A common problem with handbooks is keeping them up-to-date. Especially for small companies and start-ups. You don’t always have time to work out the nitty-gritty that is required. It has notoriously been considered a dreaded task. Some HR teams have a running joke about managing the handbook. No one is eager to take ownership and the buck gets passed around and around.
Editing and printing expenses can be crippling for tight budgets. This is unfortunate because small businesses need a good handbook as much as larger organizations.
Problems With Outdated Employee Handbooks
An outdated handbook can do more harm than good. Especially if the policies aren’t legally compliant anymore. An incomplete handbook causes confusion. It can be particularly problematic for new hires. What if a new employee assumes health benefits start immediately? Suppose your company has a 60-day waiting period. The employee ends their previous coverage before the new benefits become effective. Then the worker has a major medical expense. You are going to have an angry employee with a mountain of medical bills. That’s no way to begin a new job. Here is a better scenario: The handbook clearly explains the waiting period. New hires are required to read the handbook. Each provides a signature acknowledging that they read it, agree to it, and understand that they will be bound by it.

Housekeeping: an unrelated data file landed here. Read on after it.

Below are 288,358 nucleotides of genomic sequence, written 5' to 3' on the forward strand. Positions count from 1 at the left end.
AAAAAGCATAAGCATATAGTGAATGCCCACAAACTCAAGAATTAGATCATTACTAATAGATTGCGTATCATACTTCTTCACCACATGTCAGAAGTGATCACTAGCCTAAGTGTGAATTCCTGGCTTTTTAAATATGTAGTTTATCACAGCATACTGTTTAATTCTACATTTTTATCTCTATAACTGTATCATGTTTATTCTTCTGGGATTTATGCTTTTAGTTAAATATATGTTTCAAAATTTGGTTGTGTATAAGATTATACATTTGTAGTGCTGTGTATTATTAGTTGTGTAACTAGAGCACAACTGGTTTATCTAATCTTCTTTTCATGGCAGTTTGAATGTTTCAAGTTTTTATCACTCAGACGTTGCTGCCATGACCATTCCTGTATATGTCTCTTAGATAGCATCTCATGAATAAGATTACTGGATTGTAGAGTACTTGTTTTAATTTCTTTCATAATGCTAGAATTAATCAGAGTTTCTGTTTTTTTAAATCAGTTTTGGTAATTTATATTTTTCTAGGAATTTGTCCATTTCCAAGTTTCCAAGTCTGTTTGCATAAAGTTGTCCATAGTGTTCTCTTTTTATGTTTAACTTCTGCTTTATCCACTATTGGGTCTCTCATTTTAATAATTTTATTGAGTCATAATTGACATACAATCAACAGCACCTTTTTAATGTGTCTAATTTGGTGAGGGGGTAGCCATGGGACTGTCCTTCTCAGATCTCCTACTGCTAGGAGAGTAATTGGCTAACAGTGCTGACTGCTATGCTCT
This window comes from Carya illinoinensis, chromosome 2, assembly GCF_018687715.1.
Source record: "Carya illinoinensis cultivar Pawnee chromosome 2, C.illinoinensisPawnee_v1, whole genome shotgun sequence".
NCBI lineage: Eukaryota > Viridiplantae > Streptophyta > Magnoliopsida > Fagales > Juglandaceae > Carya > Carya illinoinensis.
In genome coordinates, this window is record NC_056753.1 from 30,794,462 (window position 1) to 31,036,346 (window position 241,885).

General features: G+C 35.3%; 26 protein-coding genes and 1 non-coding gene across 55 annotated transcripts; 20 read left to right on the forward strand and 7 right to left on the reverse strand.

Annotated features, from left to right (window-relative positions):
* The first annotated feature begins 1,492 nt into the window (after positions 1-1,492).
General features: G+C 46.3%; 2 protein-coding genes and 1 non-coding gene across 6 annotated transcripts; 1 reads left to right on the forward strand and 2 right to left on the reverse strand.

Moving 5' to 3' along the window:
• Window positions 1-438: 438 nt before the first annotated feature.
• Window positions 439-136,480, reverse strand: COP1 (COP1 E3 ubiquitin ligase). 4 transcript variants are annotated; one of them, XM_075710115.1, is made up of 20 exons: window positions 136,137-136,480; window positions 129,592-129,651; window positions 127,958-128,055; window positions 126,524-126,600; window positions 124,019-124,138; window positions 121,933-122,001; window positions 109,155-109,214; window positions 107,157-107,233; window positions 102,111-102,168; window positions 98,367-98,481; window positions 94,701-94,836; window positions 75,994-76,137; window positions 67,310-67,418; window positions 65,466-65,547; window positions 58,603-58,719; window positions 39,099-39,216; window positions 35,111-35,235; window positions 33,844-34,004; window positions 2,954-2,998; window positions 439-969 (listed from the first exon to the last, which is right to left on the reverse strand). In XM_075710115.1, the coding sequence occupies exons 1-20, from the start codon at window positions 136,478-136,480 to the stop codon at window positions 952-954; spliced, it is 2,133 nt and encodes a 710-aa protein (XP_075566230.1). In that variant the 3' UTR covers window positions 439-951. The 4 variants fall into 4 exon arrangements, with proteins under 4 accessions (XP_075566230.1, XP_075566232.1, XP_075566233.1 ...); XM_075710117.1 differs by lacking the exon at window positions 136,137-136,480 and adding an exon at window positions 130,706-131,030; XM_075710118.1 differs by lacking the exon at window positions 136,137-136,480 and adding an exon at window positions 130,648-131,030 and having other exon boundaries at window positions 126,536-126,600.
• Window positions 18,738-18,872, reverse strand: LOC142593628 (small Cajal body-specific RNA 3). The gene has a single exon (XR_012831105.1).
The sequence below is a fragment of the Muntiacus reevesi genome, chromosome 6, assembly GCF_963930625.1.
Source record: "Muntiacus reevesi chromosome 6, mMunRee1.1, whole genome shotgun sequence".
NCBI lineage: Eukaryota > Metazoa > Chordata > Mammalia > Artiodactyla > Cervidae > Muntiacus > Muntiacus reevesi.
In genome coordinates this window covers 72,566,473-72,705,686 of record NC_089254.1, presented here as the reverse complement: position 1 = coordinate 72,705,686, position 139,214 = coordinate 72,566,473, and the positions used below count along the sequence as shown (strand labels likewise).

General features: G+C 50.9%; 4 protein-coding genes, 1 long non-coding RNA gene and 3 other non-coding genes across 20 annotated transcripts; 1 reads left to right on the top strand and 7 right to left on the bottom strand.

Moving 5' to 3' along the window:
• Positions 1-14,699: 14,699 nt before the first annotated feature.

Multiple Handbook Versions
If you employ workers in multiple states, you may need a separate compliance section for each state. Talk to your business attorney or state Department of Labor. If you are based in California, you may need a separate section for workers in specific cities. California has new anti-harassment training regulations for 2019 as well.
Your Handbook Represents Your Business
When content is outdated, it reflects poorly on your company. Pretty soon, everyone ignores it. Employees have to ask their manager or the HR staff every time they have a question. Incorrect information and informal policies spread through the workforce.